May we raise children who love the unloved things–dandelion, the worms and spiderlings. Children who sense the rose needs the thorn

& run into rainswept days the same way they turn towards the sun…

And when they’re grown & someone has to speak for those who have no voice

may they draw upon that wilder bond, those days of tending tender things

It’s a beautiful wish for all families and children, a hope for our children and our world. I pray you will “raise children who love the unloved.” It begins with you loving them and exploring, with them the small, wild aspects of the world that others take for granted. For one day we may find ourselves in the category of the “unloved things” who desire our children’s love. (PS-Please see link for the proper layout of the poem. I couldn’t get the layout to transfer to this blog.)

Six Common Parenting Mistakes

Parenting is both one of the greatest joys of life and one of the most difficult tasks of life. In spite of the many parenting help books, your child does not come with an instruction manual. We know generalities and principles to apply, but every child is unique. Every child demands something just a little bit different than the others. If you have more than one child, you know this to be true. Still, we know some principles that apply across the board. And we know some parenting actions that just don’t work well. In fact, here are six common parenting mistakes you can avoid.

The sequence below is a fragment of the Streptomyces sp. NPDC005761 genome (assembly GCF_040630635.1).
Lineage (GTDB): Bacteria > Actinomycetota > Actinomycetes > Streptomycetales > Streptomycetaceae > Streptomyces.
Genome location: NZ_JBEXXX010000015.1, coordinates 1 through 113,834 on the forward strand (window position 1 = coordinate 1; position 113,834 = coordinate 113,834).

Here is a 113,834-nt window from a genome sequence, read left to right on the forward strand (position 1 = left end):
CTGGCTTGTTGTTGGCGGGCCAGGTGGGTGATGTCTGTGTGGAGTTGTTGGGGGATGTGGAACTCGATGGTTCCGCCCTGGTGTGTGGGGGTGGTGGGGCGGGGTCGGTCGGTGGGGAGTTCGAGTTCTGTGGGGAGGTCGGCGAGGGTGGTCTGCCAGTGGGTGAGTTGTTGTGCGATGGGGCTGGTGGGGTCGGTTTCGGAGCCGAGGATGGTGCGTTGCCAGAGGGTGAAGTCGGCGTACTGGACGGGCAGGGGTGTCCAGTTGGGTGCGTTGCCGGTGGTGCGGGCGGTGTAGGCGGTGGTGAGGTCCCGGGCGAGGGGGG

1. Making comparisons. Comparing our children to their siblings or another child invalidates our children’s uniqueness. It makes them doubt their own worth. Instead of comparing, celebrate their unique personality and strengths.